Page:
1. Preheat oven to 400 degrees.
  2. Place the garlic, herbs, salt and pepper in the bowl of a mini-food processor and process until the herbs are finely chopped. Add the olive oil and process until well combined. Add lemon zest and pulse once or twice.
  3. Place each piece of fish in the center of a sheet of parchment. Spread a heaping spoonful of the herb mixture on top of each piece of fish.
  4. Bring 2 opposite sides of the parchment together and fold. Continue to fold all the way down until you reach the fish. Twist both ends of the parchment so that it looks like a hard candy wrapper. Place each packet on a baking sheet and bake for 12-15 minutes based on the thickness of the fish.
  5. Transfer each packet to a plate and use caution when opening – the steam will be very hot!
You can make the fish packets in the morning if you like and keep them refrigerated. If you cook them straight out of the fridge, add an extra minute or two to the cooking time.

Other suggestions: you can also add to the packets quick-cooking vegetables such as baby spinach leaves, julienned zucchini or finely diced tomatoes. For longer-cooking vegetables, blanch or steam them first, then add to packets.

If you enjoy this, check out my other recipe for Halibut in Parchment with Cilantro and Ginger! There you can see step-by-step photos for how to fold the parchment paper.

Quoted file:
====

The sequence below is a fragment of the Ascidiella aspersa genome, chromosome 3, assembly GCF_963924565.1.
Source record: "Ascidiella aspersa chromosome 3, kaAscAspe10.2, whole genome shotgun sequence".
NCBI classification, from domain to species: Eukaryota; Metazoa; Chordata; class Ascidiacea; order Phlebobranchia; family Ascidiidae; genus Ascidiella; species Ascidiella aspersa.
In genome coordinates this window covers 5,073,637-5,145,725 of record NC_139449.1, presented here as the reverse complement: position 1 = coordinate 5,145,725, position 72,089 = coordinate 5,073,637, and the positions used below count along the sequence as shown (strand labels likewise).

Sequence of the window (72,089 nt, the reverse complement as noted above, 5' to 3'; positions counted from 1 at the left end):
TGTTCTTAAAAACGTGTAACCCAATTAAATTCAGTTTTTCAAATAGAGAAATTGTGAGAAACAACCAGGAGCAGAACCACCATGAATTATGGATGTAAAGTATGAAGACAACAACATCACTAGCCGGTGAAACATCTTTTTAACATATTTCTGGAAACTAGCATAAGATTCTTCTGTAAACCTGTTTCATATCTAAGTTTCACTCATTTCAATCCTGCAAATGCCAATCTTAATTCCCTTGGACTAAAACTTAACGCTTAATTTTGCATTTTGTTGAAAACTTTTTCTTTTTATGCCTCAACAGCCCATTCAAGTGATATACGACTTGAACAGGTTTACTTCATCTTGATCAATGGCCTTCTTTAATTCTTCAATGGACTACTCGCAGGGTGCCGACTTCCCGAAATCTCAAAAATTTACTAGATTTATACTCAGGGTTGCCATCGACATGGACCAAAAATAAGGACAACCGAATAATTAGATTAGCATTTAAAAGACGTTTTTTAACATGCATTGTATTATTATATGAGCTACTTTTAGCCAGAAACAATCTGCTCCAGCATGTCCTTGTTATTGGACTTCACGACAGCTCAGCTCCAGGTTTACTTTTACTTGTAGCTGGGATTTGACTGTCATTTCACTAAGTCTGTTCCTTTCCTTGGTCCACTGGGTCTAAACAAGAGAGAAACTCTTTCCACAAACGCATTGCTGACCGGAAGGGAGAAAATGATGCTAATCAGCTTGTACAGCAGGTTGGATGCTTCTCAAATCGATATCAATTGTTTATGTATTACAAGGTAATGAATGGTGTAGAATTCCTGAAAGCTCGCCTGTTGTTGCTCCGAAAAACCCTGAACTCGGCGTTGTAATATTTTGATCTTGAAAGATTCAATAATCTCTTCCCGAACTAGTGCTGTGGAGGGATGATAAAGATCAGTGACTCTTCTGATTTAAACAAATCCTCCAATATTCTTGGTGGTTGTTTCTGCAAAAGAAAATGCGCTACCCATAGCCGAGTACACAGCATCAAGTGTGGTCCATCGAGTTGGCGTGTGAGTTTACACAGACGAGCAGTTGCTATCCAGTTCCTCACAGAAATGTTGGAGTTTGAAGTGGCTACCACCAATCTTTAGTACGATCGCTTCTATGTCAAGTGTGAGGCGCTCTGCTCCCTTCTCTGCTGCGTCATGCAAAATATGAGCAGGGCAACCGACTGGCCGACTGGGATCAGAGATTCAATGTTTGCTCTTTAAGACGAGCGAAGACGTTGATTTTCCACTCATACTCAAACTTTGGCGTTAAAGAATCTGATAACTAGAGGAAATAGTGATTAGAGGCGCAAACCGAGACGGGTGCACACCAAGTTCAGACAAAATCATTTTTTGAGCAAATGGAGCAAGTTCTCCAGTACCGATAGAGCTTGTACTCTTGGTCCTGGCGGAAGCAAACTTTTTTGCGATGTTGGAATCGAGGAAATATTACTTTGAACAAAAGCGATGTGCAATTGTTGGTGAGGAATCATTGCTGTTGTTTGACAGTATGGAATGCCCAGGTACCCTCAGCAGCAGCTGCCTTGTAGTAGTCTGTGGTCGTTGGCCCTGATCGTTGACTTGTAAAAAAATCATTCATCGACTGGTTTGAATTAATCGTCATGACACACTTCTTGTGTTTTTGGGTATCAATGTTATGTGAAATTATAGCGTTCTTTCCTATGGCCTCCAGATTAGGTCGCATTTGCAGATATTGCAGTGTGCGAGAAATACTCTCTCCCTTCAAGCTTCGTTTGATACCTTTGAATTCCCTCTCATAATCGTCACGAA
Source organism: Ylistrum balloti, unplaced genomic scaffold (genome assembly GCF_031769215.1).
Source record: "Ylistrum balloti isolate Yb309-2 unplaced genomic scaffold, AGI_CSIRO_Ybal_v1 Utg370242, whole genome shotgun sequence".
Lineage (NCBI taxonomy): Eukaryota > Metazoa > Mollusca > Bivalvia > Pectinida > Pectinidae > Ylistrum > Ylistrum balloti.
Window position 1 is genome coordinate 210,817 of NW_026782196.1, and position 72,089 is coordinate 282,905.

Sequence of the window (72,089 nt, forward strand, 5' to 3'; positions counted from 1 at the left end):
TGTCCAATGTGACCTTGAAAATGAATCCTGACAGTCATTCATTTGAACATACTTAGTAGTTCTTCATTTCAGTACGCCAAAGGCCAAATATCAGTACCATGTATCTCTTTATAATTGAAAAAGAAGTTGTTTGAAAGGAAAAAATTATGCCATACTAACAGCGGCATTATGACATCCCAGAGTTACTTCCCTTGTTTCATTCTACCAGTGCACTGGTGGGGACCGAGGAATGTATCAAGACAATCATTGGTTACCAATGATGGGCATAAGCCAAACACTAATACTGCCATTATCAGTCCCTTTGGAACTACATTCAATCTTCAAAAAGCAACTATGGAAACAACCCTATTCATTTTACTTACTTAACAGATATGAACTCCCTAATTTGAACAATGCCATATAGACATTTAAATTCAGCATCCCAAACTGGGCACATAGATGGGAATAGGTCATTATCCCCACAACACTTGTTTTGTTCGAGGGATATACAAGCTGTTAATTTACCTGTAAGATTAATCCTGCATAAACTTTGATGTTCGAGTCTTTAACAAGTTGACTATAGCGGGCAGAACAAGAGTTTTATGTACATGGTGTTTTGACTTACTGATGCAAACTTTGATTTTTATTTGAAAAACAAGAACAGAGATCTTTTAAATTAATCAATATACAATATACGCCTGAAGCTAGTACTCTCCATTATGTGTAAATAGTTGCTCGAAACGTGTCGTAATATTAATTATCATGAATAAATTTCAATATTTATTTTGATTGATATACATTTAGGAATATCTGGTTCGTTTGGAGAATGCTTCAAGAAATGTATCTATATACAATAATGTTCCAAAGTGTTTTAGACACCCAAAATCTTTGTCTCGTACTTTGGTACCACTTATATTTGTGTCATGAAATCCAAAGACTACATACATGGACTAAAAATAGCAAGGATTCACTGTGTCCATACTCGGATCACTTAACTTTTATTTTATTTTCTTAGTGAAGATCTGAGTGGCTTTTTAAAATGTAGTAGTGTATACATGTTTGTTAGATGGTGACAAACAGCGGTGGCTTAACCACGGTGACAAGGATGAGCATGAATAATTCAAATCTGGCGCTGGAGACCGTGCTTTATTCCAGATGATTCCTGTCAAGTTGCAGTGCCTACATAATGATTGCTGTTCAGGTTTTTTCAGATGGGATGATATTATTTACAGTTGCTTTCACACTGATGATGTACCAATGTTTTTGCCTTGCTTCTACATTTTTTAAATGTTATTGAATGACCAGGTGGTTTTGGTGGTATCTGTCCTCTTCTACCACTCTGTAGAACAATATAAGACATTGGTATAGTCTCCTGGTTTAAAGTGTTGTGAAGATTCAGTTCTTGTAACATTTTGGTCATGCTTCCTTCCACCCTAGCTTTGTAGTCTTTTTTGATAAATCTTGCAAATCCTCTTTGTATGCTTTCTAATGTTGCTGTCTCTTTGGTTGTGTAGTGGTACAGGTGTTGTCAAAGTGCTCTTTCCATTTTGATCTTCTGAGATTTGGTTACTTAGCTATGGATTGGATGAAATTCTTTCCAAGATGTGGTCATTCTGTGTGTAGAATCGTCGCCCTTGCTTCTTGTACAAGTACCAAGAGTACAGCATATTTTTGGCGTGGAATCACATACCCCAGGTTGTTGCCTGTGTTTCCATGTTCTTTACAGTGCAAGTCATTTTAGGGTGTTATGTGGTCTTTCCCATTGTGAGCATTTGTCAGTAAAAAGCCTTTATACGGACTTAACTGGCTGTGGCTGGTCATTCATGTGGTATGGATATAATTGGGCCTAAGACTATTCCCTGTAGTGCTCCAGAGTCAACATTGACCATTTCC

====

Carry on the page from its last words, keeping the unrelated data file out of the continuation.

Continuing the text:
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  1. Hi Pamela, Can I use a lemon sole ? IF not, do you have any ideas on how to prepare a lemon sole that are clean and healthy? All I know is to bread and fry which I don’t want to do!!!! Thanks

    • Sure! It’s a little thinner and will cook more quickly. I’m guessing a 4-ounce piece would cook in 8-10 minutes.

  2. So glad I stumbled across you blog – each recipe I look at is better then the previous!

    • Thank you, I’m so glad you’re here!

  3. Made this last night using flounder, broccoli, and carrots. Everyone loved it, including our own Mr. Picky #1 and #2! Great recipe — thanks for sharing!

    • So welcome! Thanks~

  4. what would you serve with it? rice, potatoes?

    • I think this is so neutral, you could serve it with anything, but I know that’s not a helpful response ;). Rice, roasted potatoes, quinoa, lentils are all great with this fish. Or you can do all vegetable sides — grilled zucchini or eggplant, roasted or sauteed cherry tomatoes, green salad.

  5. Glad you’re back, made this tonight with Wild Halibut and it was wonderful. Great flavors, simple to make, fish was moist and the clean up is super simple.
    I made one envelope of zucchini with some of the herb mixture and it was a delicious meal.

    • Thanks so much, Domenica! I’m glad you enjoyed it. You’ll come up with dozens of ways to adapt this recipe — it’s a keeper!

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I come from a large Italian-American family with 28 first cousins (on one side of the family!) where sit-down holiday dinners for 85 people are the norm (how, you might ask – organization! But more on that later …).

Some of my fondest memories are of simple family gatherings, both large and small, with long tables of bowls and platters piled high, the laughter of my cousins echoing and the comfort of tradition warming my soul.